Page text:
Today was the milestone of milestones - we passed the half way mark.
I now have one km less to swim than I have already swum. Tomorrow will be 10 or 11km less. From now on, it's a countdown to the finish line. I know that I can swim the same distance that I've already swum, so I know that I can get to the end.
Yes, I'm tired and my muscles are sore and aching, but knowing my goal is now within reach does a huge amount to spur me on. Mostly though, it's sheer stubbornness.
Today was also the epitome of a perfect swim. There was beautiful weather - a flat sea with no wind and one of the strongest currents I've ever come across on a neap tide. This was because I am swimming around an area called The Shambles; a shallow section of the seabed that forces water around it at an accelerated speed.
Luckily, it's going in the right direction for the swim, so I can piggyback off this natural phenomenon and cover distances that would ordinarily only be possible if I were an Olympic swimmer on a spring tide.
As the expedition yacht, Aquila, was being serviced this afternoon, we had arranged to hire a sport fisher - a smaller and faster boat - to zoom us out to the start point in less than quarter of the time it usually would.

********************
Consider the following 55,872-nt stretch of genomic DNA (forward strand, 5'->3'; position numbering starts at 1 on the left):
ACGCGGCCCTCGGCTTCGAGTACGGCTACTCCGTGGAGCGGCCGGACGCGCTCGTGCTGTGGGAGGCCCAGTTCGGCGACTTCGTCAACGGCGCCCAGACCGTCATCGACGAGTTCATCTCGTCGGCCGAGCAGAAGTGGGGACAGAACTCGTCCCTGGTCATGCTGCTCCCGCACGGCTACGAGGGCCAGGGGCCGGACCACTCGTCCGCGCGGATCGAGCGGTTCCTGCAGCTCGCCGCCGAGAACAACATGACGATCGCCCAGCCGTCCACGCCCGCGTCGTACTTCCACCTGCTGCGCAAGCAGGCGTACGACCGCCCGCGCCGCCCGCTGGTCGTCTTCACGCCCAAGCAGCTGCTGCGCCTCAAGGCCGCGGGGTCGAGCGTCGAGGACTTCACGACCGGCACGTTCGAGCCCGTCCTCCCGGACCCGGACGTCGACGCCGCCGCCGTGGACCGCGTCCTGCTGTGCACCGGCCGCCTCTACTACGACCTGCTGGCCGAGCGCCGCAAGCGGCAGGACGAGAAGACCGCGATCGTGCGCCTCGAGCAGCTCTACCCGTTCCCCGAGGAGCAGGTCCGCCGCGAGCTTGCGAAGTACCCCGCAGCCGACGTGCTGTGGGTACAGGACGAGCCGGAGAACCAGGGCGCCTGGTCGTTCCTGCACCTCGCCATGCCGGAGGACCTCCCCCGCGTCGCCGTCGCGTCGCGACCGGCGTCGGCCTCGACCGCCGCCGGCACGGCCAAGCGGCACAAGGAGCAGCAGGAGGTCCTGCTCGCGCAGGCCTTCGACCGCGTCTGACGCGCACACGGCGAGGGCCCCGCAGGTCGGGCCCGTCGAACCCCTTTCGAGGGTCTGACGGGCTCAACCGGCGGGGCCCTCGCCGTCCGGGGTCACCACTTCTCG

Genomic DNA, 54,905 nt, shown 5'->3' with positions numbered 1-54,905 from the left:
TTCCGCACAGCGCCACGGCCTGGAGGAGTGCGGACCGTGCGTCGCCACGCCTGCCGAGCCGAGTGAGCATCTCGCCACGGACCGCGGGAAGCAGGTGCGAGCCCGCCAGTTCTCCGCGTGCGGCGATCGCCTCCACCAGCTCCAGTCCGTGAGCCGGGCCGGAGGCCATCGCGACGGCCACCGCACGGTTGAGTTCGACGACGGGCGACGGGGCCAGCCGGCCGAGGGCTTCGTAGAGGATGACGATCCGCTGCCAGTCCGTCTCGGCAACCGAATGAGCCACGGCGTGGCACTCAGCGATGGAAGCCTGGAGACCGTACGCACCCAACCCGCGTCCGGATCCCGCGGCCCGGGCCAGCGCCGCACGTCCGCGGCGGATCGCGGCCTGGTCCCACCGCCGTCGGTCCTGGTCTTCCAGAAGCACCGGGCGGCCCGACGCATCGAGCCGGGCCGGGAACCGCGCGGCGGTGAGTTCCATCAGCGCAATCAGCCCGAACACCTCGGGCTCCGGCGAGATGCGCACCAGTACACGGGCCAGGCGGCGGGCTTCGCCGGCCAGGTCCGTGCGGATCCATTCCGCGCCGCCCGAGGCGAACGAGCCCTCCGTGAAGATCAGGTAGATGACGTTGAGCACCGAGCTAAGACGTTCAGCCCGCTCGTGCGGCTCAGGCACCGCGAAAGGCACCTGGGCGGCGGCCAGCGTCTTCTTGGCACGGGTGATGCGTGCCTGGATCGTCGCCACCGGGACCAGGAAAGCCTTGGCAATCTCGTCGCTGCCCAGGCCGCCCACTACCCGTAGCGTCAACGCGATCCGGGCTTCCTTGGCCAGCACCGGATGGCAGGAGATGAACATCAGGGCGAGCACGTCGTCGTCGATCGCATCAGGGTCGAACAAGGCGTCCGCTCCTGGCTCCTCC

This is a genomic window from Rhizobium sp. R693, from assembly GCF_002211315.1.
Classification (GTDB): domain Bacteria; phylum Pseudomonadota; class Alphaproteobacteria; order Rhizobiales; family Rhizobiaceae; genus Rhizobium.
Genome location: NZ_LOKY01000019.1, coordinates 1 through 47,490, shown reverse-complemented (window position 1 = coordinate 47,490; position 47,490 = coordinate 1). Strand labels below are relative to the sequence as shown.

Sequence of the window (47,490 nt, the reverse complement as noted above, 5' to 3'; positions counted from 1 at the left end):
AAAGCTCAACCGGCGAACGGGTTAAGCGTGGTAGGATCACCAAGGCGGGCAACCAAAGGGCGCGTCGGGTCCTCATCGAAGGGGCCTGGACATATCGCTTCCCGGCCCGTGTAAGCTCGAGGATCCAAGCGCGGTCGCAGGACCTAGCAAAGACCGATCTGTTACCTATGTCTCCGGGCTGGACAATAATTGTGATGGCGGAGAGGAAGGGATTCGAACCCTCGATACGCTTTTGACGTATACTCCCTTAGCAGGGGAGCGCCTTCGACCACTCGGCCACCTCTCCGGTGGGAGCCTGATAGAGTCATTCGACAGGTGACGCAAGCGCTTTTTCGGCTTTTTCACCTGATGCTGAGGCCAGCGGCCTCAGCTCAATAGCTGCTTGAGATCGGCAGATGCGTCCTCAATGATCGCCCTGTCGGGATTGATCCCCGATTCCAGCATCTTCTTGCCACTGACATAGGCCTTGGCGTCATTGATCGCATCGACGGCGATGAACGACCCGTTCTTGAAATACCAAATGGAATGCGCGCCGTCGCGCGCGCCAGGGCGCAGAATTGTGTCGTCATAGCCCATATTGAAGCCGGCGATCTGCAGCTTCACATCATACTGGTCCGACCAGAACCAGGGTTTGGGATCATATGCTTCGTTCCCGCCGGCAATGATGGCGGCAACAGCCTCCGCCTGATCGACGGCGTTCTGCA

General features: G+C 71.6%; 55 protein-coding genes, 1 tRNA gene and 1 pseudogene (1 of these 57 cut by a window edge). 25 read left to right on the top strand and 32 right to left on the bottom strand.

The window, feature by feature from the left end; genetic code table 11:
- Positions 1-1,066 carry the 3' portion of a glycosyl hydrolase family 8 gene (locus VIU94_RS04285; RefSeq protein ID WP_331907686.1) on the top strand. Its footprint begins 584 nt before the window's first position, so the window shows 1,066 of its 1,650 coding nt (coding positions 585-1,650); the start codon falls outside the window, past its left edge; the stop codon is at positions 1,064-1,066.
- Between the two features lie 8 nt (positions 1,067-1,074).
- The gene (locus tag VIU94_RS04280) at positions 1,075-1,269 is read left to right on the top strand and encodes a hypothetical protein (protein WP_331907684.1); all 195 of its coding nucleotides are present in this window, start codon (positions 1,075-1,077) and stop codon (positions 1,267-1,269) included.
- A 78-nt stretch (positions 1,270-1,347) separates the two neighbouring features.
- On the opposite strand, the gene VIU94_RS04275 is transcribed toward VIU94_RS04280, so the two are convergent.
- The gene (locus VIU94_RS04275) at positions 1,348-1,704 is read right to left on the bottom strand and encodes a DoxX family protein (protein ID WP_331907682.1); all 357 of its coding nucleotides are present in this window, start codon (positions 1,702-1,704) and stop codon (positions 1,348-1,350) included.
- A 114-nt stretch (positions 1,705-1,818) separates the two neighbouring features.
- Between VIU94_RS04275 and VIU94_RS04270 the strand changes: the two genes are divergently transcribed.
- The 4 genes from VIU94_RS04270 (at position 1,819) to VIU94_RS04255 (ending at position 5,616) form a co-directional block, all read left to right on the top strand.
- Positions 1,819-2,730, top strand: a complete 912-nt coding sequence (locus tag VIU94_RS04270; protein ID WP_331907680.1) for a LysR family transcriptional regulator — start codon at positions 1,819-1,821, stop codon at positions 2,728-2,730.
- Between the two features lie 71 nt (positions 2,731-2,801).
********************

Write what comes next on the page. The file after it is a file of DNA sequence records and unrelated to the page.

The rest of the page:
We were joined by my friend, Cheong-Ann Png, who is a senior lawyer for the Asian Development Bank. We swam across the Channel in a relay 20 years ago tomorrow and I hadn't seen him since. It was wonderful to be supported by friends so generous with their time.
We also had surprise guests with us, Major General Tim Toyne Sewell and his wife, Jenny. Tim was my expedition leader on many previous swims and they decided to pop on board for some moral support. He swam behind me for part of the swim certainly kept me in line.
It was an absolute pleasure to host them and it was even more of a joy to watch Tim, 78, swallow dive off the very top of the boat.
As he dived off, he shouted: "There is still some life left in the old bugger!"
Today was an ode to those of us still young at heart.